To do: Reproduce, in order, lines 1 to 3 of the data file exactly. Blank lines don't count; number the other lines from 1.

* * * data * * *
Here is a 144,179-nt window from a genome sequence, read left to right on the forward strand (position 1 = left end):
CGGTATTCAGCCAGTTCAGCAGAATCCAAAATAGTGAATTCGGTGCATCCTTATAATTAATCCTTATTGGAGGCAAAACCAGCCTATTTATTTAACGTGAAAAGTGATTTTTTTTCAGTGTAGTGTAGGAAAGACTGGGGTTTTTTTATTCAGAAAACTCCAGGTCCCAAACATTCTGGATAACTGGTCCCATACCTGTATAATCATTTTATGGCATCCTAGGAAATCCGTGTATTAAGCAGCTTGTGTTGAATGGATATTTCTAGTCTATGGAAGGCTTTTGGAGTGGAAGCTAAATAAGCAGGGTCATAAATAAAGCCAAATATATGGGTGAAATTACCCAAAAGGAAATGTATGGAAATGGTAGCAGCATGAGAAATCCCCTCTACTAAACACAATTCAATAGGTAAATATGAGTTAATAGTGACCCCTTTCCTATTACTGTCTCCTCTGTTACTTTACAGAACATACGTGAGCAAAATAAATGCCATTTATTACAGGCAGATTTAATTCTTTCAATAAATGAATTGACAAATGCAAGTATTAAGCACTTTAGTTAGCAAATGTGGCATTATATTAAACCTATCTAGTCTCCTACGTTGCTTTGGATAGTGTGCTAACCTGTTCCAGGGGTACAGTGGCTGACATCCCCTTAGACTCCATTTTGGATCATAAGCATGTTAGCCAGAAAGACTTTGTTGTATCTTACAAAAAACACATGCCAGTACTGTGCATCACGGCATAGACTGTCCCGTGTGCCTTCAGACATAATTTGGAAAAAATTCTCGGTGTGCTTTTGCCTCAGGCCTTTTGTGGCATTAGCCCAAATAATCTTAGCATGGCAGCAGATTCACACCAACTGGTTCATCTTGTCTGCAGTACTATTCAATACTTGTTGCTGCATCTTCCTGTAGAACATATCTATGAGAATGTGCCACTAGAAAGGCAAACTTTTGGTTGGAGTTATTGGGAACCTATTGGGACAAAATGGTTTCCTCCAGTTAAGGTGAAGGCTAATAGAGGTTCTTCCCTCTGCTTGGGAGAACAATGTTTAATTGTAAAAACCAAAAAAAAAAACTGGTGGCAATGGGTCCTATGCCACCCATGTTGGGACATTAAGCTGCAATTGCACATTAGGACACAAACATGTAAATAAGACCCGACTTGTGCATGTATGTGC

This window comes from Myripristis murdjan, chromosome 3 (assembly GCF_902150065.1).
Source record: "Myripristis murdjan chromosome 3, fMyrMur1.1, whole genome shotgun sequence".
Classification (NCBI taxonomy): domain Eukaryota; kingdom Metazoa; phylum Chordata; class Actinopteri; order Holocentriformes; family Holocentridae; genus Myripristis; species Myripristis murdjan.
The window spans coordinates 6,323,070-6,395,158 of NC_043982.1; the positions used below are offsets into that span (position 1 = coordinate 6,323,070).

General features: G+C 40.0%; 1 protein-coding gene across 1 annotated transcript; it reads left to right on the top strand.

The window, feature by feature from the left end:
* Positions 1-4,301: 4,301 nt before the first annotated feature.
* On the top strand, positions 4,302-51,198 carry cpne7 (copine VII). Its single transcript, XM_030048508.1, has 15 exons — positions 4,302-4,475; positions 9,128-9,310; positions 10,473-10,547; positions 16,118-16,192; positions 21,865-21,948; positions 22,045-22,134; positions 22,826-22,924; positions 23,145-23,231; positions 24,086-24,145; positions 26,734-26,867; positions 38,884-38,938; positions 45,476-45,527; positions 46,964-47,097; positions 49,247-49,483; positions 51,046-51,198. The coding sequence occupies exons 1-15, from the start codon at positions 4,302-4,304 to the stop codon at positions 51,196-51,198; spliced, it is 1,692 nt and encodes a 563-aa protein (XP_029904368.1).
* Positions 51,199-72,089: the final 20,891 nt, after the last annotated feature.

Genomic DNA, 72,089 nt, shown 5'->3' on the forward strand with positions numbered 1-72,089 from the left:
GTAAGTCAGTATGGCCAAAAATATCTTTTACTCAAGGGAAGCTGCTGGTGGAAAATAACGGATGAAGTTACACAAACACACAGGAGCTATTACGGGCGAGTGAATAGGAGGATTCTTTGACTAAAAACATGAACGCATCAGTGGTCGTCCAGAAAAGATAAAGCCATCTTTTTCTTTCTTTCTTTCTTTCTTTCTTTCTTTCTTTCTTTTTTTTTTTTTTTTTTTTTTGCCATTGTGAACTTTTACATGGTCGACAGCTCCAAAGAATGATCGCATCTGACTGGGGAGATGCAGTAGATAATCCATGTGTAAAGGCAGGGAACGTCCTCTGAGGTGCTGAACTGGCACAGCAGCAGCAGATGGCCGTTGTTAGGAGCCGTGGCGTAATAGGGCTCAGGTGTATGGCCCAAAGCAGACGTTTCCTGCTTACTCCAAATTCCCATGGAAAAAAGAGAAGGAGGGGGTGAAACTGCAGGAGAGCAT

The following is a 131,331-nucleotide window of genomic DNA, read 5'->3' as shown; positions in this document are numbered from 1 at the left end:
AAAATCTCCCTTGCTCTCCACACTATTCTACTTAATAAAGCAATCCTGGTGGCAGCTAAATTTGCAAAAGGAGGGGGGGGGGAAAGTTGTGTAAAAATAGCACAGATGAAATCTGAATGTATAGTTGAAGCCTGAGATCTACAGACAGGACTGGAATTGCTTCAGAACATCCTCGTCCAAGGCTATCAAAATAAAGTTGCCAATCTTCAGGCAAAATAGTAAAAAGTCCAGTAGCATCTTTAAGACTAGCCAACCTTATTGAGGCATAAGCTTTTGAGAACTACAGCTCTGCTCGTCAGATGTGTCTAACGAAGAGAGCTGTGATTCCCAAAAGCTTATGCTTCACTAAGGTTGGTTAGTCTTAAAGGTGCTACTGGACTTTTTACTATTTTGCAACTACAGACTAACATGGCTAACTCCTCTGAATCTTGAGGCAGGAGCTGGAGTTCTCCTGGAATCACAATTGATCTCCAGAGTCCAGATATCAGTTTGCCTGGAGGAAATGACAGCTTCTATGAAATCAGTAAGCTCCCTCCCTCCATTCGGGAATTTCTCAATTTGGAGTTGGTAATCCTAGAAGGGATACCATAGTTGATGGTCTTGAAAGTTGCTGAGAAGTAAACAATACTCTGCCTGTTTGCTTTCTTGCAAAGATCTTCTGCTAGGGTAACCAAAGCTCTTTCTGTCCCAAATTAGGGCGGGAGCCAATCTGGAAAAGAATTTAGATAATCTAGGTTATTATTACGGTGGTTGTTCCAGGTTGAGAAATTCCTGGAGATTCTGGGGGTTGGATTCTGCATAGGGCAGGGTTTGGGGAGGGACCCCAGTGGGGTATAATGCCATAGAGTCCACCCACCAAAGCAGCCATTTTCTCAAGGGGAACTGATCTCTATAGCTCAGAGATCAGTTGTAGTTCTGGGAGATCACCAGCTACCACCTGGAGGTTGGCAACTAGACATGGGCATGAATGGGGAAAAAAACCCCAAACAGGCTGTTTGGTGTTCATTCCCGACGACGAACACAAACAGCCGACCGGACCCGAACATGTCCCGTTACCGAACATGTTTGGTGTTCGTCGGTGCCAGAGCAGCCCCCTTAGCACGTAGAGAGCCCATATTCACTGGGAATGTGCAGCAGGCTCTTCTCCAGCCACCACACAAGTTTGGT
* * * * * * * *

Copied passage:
Here is a 144,179-nt window from a genome sequence, read left to right on the forward strand (position 1 = left end):
CGGTATTCAGCCAGTTCAGCAGAATCCAAAATAGTGAATTCGGTGCATCCTTATAATTAATCCTTATTGGAGGCAAAACCAGCCTATTTATTTAACGTGAAAAGTGATTTTTTTTCAGTGTAGTGTAGGAAAGACTGGGGTTTTTTTATTCAGAAAACTCCAGGTCCCAAACATTCTGGATAACTGGTCCCATACCTGTATAATCATTTTATGGCATCCTAGGAAATCCGTGTATTAAGCAGCTTGTGTTGAATGGATATTTCTAGTCTATGGAAGGCTTTTGGAGTGGAAGCTAAATAAGCAGGGTCATAAATAAAGCCAAATATATGGGTGAAATTACCCAAAAGGAAATGTATGGAAATGGTAGCAGCATGAGAAATCCCCTCTACTAAACACAATTCAATAGGTAAATATGAGTTAATAGTGACCCCTTTCCTATTACTGTCTCCTCTGTTACTTTACAGAACATACGTGAGCAAAATAAATGCCATTTATTACAGGCAGATTTAATTCTTTCAATAAATGAATTGACAAATGCAAGTATTAAGCACTTTAGTTAGCAAATGTGGCATTATATTAAACCTATCTAGTCTCCTACGTTGCTTTGGATAGTGTGCTAACCTGTTCCAGGGGTACAGTGGCTGACATCCCCTTAGACTCCATTTTGGATCATAAGCATGTTAGCCAGAAAGACTTTGTTGTATCTTACAAAAAACACATGCCAGTACTGTGCATCACGGCATAGACTGTCCCGTGTGCCTTCAGACATAATTTGGAAAAAATTCTCGGTGTGCTTTTGCCTCAGGCCTTTTGTGGCATTAGCCCAAATAATCTTAGCATGGCAGCAGATTCACACCAACTGGTTCATCTTGTCTGCAGTACTATTCAATACTTGTTGCTGCATCTTCCTGTAGAACATATCTATGAGAATGTGCCACTAGAAAGGCAAACTTTTGGTTGGAGTTATTGGGAACCTATTGGGACAAAATGGTTTCCTCCAGTTAAGGTGAAGGCTAATAGAGGTTCTTCCCTCTGCTTGGGAGAACAATGTTTAATTGTAAAAACCAAAAAAAAAAACTGGTGGCAATGGGTCCTATGCCACCCATGTTGGGACATTAAGCTGCAATTGCACATTAGGACACAAACATGTAAATAAGACCCGACTTGTGCATGTATGTGC

This window comes from Myripristis murdjan, chromosome 3 (assembly GCF_902150065.1).